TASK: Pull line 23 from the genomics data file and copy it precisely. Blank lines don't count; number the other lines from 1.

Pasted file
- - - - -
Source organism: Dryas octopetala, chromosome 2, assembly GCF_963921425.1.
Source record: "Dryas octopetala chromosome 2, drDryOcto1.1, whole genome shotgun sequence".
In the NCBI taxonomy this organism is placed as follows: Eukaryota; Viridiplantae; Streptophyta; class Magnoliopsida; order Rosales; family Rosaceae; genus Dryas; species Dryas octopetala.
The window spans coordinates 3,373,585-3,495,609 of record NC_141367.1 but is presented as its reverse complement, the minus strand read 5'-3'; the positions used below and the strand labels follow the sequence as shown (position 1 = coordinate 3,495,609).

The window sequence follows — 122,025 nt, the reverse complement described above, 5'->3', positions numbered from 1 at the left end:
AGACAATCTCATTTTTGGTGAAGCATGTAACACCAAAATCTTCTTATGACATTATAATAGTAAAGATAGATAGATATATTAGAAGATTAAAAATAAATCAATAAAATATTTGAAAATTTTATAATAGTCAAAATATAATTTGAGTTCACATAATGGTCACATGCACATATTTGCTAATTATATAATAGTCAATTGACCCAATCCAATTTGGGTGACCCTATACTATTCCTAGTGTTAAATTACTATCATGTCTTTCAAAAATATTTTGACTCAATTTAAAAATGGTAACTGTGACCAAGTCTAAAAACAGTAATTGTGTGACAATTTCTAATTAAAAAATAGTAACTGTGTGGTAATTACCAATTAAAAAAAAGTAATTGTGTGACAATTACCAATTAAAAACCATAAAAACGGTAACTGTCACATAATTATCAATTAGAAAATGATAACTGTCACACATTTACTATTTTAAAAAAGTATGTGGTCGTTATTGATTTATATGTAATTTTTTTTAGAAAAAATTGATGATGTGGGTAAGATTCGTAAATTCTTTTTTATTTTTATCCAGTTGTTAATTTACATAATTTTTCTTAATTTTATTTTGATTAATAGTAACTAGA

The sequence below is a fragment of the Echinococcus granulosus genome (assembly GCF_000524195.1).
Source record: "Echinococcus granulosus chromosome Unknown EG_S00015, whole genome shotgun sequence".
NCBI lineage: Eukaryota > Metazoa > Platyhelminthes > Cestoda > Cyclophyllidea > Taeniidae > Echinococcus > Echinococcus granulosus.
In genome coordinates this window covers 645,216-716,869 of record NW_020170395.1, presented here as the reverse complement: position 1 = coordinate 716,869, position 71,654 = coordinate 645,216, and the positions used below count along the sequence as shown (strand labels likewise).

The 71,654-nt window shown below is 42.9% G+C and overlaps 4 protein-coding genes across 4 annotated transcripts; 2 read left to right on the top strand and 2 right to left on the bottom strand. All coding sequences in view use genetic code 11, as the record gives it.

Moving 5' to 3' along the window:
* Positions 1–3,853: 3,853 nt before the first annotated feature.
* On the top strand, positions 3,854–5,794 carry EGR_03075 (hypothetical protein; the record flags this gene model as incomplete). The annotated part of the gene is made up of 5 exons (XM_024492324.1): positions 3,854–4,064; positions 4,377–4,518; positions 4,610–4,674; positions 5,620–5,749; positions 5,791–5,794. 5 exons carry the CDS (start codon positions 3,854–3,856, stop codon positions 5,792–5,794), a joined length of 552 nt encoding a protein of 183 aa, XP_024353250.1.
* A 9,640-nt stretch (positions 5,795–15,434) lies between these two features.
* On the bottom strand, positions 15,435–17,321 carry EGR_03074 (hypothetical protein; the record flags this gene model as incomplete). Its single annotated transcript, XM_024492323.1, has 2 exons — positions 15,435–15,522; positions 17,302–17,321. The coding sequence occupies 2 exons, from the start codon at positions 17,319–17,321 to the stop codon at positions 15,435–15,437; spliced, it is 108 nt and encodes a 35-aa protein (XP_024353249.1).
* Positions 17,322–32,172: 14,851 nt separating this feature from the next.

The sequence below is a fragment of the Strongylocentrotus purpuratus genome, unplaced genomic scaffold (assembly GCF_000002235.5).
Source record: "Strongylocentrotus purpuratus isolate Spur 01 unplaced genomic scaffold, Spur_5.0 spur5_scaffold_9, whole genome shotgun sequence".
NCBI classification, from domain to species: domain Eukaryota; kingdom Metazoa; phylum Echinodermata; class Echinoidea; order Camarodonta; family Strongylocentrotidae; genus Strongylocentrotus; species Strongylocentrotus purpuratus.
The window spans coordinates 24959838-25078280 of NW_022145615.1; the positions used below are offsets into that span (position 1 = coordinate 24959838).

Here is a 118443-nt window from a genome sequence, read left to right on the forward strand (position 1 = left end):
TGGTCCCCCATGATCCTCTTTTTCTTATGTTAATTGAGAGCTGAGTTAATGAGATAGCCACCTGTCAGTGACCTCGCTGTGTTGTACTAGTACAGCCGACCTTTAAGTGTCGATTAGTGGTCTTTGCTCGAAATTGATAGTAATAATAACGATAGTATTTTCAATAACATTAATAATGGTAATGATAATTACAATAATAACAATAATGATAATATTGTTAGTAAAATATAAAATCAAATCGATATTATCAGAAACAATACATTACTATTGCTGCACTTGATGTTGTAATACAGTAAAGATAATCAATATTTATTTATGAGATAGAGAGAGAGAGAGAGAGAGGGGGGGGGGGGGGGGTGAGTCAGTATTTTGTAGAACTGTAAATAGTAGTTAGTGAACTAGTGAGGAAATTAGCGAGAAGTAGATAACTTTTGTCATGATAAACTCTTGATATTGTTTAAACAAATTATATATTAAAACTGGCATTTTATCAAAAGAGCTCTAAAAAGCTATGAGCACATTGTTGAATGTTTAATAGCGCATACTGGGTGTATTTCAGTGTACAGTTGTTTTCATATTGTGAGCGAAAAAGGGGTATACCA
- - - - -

TGGTCCCCCATGATCCTCTTTTTCTTATGTTAATTGAGAGCTGAGTTAATGAGATAGCCACCTGTCAGTGACCTCGCTGTGTTGTACTAGTACAGCCGACCTTTAAGTGTCGATTAGTGGTCTTTGCTCGAAATTGATAGTAATAATAACGATAGTATTTTCAATAACATTAATAATGGTAATGATAATTACAATAATAACAATAATGATAATATTGTTAGTAAAATATAAAATCAAATCGATATTATCAGAAACAATACATTACTATTGCTGCACTTGATGTTGTAATACAGTAAAGATAATCAATATTTATTTATGAGATAGAGAGAGAGAGAGAGAGAGGGGGGGGGGGGGGGGTGAGTCAGTATTTTGTAGAACTGTAAATAGTAGTTAGTGAACTAGTGAGGAAATTAGCGAGAAGTAGATAACTTTTGTCATGATAAACTCTTGATATTGTTTAAACAAATTATATATTAAAACTGGCATTTTATCAAAAGAGCTCTAAAAAGCTATGAGCACATTGTTGAATGTTTAATAGCGCATACTGGGTGTATTTCAGTGTACAGTTGTTTTCATATTGTGAGCGAAAAAGGGGTATACCA